People search the wreckage of Saint Louis Church
The death toll from powerful explosions at a Congo munitions dump approached 200 on Tuesday, as international aid began to arrive to help treat over 1,300 wounded and assist 5,000 homeless.
The explosions, blamed on a short-circuit and fire, flattened hundreds of houses in Brazzaville and were felt as far away as Kinshasa, the capital of the neighbouring Democratic Republic of Congo, across the Congo river.
Fire-fighters brought under control blazes that had threatened another munitions dump and the unexploded ordnance scattered across the disaster zone of debris, crumbled homes and twisted corrugated iron roofs.
"Our first-aid workers are currently unable to approach the ammunition store in Mpila, where the blasts occurred, because we fear that some devices may not have exploded," said Christian Sedar Ndinga, the president of the Congolese Red Cross.
"We are hopeful that we will soon be able to recover bodies and any injured people who may be there," he added in a statement.
International aid started to pour into the central African country to assist over-stretched medical facilities, as the army began searching for unexploded munitions that were sent flying over a wide area.
The government declared a period of national mourning from Tuesday until the victims' official funeral whose date has not yet been announced.
The number of dead "is close to 200", the communications minister Bienvenu Okiemy said on television Tuesday evening.
Health Minister Georges Moyen earlier told reporters that 180 bodies had been taken to morgues around the city, while the number of injured was put at 1,340.
Firemen on Monday put out the last two blazes which had raged close to another munitions depots in the Mpila barracks, in the capital's east, said Colonel Jean-Robert Obargui, a spokesman for the defence ministry.
"But one can't say for certain that a munitions' depot, about 100 metres (yards) from the one that exploded, no longer presents a risk," he said.
The post-explosion blaze at the first depot had threatened to spread to the second dump, according to the military. An operation to make all munitions safe was to start Tuesday, Obargui said.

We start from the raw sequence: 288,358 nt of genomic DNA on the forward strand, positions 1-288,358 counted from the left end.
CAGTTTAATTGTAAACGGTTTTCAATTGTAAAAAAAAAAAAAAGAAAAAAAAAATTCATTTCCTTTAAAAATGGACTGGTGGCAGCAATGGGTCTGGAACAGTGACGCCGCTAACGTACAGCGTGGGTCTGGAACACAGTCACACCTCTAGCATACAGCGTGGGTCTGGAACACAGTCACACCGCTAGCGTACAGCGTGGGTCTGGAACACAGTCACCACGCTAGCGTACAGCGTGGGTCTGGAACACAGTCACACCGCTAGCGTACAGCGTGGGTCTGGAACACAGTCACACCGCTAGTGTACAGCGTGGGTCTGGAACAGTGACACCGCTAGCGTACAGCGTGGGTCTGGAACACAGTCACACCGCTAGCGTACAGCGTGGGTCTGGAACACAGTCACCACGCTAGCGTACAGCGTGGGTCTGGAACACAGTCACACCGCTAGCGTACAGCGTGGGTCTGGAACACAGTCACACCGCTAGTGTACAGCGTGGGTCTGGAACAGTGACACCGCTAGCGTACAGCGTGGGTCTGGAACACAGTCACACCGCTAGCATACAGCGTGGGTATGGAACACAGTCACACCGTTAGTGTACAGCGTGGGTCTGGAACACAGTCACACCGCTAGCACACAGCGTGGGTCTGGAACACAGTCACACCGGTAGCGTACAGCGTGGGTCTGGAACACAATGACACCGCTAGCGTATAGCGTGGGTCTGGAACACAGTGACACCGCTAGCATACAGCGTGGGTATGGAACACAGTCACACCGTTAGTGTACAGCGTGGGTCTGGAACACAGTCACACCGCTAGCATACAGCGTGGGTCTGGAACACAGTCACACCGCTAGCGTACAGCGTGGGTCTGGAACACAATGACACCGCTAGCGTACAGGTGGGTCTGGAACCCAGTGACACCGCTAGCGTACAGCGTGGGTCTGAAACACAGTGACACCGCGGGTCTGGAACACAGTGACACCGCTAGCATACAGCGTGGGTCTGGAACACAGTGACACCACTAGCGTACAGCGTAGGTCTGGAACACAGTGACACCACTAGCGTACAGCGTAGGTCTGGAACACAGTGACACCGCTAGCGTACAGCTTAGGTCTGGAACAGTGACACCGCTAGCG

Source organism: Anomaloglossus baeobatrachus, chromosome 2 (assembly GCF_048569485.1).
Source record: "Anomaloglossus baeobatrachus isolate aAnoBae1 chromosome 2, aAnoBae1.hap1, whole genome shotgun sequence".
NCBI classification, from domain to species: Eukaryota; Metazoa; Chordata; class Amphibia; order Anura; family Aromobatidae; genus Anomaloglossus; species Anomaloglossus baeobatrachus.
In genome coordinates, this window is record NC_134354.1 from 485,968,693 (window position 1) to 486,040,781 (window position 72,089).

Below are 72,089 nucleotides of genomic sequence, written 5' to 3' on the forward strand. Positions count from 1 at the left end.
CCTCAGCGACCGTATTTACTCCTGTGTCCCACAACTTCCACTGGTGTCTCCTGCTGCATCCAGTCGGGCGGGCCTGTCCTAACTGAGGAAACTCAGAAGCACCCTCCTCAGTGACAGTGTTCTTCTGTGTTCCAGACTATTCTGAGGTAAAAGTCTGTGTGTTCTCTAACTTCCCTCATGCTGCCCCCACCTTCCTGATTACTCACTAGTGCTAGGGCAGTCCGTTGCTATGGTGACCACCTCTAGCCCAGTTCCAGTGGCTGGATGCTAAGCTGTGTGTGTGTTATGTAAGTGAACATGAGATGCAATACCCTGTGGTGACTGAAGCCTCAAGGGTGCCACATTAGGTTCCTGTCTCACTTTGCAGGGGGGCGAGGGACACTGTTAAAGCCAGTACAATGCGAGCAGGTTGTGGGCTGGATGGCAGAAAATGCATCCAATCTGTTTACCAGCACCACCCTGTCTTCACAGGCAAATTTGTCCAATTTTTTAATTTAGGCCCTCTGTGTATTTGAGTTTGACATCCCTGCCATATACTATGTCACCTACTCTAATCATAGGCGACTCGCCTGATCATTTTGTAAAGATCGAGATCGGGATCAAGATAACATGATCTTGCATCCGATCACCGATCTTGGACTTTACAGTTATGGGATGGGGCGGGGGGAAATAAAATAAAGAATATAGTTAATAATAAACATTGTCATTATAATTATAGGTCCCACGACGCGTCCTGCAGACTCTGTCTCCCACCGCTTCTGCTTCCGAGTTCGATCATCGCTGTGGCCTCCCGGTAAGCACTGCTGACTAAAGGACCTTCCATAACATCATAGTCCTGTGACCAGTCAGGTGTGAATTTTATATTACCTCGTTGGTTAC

"It's all about defusing and removing the munitions from where they are and taking them out of town to destroy them," he said.
The operation would be aided by the Mines Advisory Group, a British non-governmental organisation that specialises in the clearance of landmines and other unexploded ordnance.
"Orthopeadics is where most help is needed," Moyen said as he toured the hospital where dozens of patients, injured by exploding shells or by houses collapsing on them, were being treated, many in corridors or tents outside.
Dozens of French doctors and surgeons had arrived overnight from Monday to Tuesday to provide medical assistance, while Moroccan military doctors were setting up a field hospital.
Some 20 doctors from the Democratic Republic of Congo also arrived in Brazzaville, while Israel said it was buying emergency medical equipment in South Africa to ship to the Congo.
Gabon said it would send doctors and medical aid to Congo, while Belgium, the United States, and UN Secretary-General Ban Ki-moon have also promised help.
The UN was expected to provided food and tents to the homeless.
The government has opened three centres for the homeless in the capital -- one at the Sacred Heart Cathedral, one in the Bacongo church of Our Lady of the Rosary, and one in the Nkombo covered market.
"We have to protect our brothers from the weather and so we need tents, canvas sheets, corrugated iron sheets, along with nails and rafters to build hangers," said Social Affairs Minister Emilienne Raoul.
Pope Benedict XVI sent a message of solidarity with the victims and their relatives, the Vatican announced.